Following the latest fad diet or one you made up may affect your health. Ensure your nutrients and control your portions.
When you don’t have a balanced diet, disorders such as obesity, heart disease, and alterations in the metabolism of glucose, cholesterol, and uric acid, among others, may arise. According to nutritionist Sandra Patricia Alfaro, these complications are highly influenced by a person’s type of diet rather than their own genetics.
Besides, nowadays, it is common to make diet plans that do not make for an adequate nutrient balance, which destabilizes the body’s organic balance and health. According to the specialist, in time, this may have an important influence on the appearance of neurologic disorders such as senile dementia and Alzheimer’s disease, sarcopenia (loss of muscle in old age), and gastric and osteoarticular problems.
Our diet must provide enough calories and nutrients—for instance, if a person needs 1,800 calories in their diet, this must provide macronutrients: 50 to 60 percent carbohydrates as a source of energy, 15 to 20 percent protein, which regulates organic functions, and 25 to 30 percent fats (olive oil, avocado, nuts, or seeds are recommended).
We must also keep in mind micronutrients and fiber, found in fruits, vegetables, and whole-grain cereal. We also need an intake of 30 cubic centimeters of water per kilogram of weight.
Planning the diet
We must eat five daily meals: breakfast, mid-morning snack, lunch, mid-afternoon snack, and dinner, spaced in three-hour intervals. Sandra Alfaro indicates that the plate must be as big as the perimeter of an open hand; if carbohydrates, grain, seeds, or fruit are going to be consumed, their portions must be as big as a fist; meat needs to be the size of the palm of the hand with closed fingers, and vegetables must be as big as a large cup.
She also adds that lunch or dinner must begin with salad, soup, or a glass of wine, and must end with fruit. If the meal is accompanied with water, we must drink a small glass slowly while ingesting our food.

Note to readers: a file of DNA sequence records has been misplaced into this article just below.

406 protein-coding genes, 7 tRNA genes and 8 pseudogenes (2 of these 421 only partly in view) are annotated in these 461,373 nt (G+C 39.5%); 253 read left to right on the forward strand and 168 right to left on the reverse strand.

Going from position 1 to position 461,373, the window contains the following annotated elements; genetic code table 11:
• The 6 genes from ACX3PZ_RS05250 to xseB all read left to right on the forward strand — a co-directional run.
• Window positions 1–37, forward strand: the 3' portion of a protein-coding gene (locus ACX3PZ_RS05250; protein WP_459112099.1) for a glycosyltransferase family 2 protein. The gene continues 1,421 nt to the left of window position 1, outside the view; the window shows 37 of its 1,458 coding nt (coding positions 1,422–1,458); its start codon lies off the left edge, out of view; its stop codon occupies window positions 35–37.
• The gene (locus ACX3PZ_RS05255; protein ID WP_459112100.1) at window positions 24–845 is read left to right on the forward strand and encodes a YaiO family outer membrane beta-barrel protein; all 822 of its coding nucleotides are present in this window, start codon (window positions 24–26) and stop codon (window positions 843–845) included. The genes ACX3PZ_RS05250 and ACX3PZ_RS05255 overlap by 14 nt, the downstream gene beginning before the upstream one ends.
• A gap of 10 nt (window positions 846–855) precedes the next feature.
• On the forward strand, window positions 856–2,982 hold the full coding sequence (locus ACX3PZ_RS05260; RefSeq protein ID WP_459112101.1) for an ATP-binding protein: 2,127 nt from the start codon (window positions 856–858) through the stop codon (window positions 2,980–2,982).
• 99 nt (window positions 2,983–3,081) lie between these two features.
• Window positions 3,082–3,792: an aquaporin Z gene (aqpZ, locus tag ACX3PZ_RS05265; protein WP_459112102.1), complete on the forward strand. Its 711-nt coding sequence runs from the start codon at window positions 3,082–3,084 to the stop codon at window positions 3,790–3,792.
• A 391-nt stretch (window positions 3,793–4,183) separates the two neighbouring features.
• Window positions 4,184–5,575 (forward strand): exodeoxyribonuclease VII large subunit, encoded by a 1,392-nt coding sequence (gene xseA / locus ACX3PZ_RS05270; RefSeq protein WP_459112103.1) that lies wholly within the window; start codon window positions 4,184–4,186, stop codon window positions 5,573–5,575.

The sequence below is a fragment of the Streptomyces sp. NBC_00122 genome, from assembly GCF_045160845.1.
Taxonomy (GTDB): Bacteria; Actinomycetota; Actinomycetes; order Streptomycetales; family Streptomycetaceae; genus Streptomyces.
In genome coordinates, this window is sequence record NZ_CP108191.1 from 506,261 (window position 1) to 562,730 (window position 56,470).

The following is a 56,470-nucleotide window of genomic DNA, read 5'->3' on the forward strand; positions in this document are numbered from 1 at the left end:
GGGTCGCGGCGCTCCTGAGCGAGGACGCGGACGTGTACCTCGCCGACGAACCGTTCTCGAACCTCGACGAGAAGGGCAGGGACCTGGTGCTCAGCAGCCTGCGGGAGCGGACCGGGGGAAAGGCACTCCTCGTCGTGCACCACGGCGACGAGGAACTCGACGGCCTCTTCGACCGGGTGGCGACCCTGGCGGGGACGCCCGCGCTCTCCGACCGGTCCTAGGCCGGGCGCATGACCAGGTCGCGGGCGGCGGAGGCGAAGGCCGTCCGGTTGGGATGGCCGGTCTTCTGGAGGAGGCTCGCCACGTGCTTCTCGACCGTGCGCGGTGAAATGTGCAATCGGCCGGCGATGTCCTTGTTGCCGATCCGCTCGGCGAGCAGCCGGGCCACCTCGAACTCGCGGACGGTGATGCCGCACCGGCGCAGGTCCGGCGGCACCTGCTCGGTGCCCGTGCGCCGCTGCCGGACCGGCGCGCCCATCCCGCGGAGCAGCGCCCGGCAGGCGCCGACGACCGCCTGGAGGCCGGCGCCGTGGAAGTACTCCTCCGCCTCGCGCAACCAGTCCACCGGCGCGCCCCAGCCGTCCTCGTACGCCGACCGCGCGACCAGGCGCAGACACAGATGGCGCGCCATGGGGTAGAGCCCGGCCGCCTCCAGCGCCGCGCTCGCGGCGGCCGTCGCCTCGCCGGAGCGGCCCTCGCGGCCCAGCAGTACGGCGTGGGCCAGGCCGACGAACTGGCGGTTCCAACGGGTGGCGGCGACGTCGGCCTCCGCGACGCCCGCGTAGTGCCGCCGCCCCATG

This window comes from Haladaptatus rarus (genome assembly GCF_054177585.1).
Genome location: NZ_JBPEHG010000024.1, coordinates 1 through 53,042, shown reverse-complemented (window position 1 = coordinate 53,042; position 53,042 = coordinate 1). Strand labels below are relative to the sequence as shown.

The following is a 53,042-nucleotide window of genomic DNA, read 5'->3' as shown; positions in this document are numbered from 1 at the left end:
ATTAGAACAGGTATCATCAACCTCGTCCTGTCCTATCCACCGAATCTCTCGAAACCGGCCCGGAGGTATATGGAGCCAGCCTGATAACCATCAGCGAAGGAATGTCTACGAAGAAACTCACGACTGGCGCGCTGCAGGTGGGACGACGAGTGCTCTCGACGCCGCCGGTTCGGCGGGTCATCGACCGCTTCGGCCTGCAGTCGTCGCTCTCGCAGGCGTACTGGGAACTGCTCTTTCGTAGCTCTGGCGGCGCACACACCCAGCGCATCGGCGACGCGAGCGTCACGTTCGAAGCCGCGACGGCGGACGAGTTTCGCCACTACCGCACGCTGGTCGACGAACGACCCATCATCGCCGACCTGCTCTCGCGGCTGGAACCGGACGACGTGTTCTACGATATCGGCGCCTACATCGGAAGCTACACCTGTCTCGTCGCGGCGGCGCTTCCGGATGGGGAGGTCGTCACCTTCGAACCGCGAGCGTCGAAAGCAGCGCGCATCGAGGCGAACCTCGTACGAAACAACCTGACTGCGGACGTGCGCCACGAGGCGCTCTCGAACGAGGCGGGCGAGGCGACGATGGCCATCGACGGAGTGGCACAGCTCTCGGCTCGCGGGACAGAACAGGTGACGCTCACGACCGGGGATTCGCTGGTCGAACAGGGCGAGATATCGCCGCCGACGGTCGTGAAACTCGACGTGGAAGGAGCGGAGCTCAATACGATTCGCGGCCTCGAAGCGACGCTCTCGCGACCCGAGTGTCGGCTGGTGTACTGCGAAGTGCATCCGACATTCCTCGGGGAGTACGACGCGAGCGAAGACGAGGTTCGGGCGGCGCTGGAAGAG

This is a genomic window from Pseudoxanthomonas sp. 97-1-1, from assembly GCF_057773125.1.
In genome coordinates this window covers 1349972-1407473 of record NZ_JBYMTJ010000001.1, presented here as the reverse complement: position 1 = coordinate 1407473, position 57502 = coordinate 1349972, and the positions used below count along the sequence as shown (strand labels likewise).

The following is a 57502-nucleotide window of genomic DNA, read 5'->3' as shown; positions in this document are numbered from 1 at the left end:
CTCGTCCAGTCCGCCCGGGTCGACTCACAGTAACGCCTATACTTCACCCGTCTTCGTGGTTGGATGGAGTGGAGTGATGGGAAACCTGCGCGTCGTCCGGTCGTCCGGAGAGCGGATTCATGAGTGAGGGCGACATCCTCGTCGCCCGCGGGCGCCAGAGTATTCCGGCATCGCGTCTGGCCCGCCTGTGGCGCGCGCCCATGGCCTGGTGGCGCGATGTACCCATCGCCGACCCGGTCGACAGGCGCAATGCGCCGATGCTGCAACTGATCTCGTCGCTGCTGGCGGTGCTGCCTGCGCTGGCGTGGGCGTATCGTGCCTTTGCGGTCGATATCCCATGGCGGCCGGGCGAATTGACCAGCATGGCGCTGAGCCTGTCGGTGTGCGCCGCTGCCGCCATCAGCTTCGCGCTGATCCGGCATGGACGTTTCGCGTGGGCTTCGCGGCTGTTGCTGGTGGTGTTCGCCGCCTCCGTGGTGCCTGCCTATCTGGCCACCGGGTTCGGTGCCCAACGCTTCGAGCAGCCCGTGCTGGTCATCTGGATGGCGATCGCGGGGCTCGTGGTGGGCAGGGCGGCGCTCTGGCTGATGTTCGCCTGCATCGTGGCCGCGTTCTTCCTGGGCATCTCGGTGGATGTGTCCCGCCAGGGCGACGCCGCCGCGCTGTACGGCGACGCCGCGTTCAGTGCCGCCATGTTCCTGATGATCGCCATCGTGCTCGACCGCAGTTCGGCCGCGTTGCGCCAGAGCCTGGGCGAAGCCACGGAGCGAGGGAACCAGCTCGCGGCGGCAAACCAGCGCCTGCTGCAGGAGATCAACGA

For breakfast, Alfaro specifies that this meal must have balance between carbohydrates (like tortilla, bread, or grilled plantain); one must choose between the protein offered by cheese, eggs, or meat; one whole fruit must be eaten, and the drink can be selected between juice, oatmeal, latte, chocolate milk, sugarcane water, or herbal tea. Yogurt or kumis with cereal and a fruit can also be preferred.
For the mid-morning snack, she suggests choosing between yogurt, a slice of cheese, nuts, or fruit. Half of the plate at lunch must contain raw and cooked vegetables; a quarter must contain the carbohydrates, which may be rice, potatoes, manioc, plantain, corn, or buckwheat; protein may be meat or grain, and finally, a fruit must also be included.
The mid-afternoon snack may be fruit, nuts, or dairy, and dinner must be distributed between vegetables, carbohydrates (tortilla, bread, rice, or pasta), protein (cheese, eggs, or meat), and finally, a fruit.
Adjusting to each person’s needs
Parents must guide their children’s dietary behavior, explaining to them the importance of eating each food and inviting them to do grocery shopping and to prepare the meals.
Older people may consume sugar and salt in moderation, and on average, six carbohydrates per day, as they need glucose for their brain. It is better for them to eat soft foods and avoid fried foods.
In order to replenish the energy consumed during physical activity, sportspeople must add calories to their diet, consuming whole cereal, dairy, fruits, and they must keep themselves well hydrated.
It is recommended for obese and diabetic people to plan the calories indicated for their weight, size, and constitution in order to avoid energy depletion, with a fiber-rich diet, low in fats and simple sugars.